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“Nature Talks” author Cheryl Kimball was sad to see the top of this oak tree on the hill in her horse pasture broken off after the December 2008 ice storm. A variety of birds, however, have come to love it as a vantage point to survey the landscape. This red-bellied woodpecker recently spent most of an evening there, occasionally flying away for a few minutes before returning. (Cheryl Kimball)

Cheryl Kimball's Nature Talks: Mid-summer brings bird population explosion

I SAT ON the screened porch a couple of early Sunday mornings ago enjoying the coolness before sunrise, pretending to be the writer I imagine myself to be, working on one of my three unfinished Great American Novels. A large mug of steaming hot coffee that proves you are a writer sat next to the keyboard. I was deep into it when I suddenly realized there was an amazing amount of bird noise outside. I grabbed my binoculars and stood in the driveway. The noise was so loud and bird calls of such a variety that it was like being in an enclosed aviary. Bits of bird movement could be observed everywhere.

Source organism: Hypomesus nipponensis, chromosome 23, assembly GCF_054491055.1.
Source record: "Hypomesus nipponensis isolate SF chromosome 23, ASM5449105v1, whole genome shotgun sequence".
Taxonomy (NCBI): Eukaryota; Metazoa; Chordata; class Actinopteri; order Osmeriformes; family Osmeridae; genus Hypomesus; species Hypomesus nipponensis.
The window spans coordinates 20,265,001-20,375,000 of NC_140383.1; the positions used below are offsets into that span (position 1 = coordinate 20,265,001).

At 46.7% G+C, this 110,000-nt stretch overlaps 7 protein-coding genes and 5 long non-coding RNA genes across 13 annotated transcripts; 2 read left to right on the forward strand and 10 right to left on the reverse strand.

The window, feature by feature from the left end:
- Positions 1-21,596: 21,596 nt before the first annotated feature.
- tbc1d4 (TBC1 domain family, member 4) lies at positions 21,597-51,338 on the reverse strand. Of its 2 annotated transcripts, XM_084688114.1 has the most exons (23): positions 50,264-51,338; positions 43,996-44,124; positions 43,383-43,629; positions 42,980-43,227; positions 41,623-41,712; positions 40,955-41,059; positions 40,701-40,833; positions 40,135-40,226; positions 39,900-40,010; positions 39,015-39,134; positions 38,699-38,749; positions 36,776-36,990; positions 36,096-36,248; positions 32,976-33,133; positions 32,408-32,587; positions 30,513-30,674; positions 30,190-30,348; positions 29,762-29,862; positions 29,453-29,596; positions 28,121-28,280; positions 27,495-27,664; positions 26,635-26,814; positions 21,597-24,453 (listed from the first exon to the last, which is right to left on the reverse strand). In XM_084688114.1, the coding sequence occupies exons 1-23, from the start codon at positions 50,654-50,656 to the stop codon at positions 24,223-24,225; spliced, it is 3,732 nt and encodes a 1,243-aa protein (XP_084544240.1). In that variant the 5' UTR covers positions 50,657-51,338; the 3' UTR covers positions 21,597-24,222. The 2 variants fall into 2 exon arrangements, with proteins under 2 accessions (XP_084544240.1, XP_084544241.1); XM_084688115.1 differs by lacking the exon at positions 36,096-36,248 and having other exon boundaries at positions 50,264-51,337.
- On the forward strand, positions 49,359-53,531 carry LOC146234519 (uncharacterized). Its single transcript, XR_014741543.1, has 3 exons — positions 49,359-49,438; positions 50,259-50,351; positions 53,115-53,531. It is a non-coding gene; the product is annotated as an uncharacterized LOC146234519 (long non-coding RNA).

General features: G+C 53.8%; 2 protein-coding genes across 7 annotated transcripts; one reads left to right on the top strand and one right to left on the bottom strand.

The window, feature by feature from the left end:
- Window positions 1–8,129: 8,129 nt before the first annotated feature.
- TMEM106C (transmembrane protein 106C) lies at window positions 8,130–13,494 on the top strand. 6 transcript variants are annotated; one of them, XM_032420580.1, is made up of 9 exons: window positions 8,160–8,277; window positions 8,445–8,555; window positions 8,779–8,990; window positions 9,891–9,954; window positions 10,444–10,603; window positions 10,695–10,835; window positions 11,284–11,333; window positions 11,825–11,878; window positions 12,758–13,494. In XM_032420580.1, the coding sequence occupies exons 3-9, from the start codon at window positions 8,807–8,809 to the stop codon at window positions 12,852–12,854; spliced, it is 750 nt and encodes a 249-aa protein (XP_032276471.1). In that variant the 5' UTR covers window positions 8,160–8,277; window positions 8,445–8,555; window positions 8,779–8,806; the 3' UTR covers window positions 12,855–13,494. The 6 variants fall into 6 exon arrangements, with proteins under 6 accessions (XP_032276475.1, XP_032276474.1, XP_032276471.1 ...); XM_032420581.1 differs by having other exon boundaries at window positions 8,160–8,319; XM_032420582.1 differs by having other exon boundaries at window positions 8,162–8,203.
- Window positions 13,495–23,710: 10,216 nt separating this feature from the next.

I first trained my binoculars on the catalpa tree beside the barn. In the thickness of the folds of the catalpa’s large leaves were birds flitting about. I followed one of them to the roof of the barn where I saw a large family of tufted titmice chasing each other around the peak. The youngsters were already almost full grown in size but otherwise very immature in appearance. This was delightful to watch as I have never seen young tufted titmice before.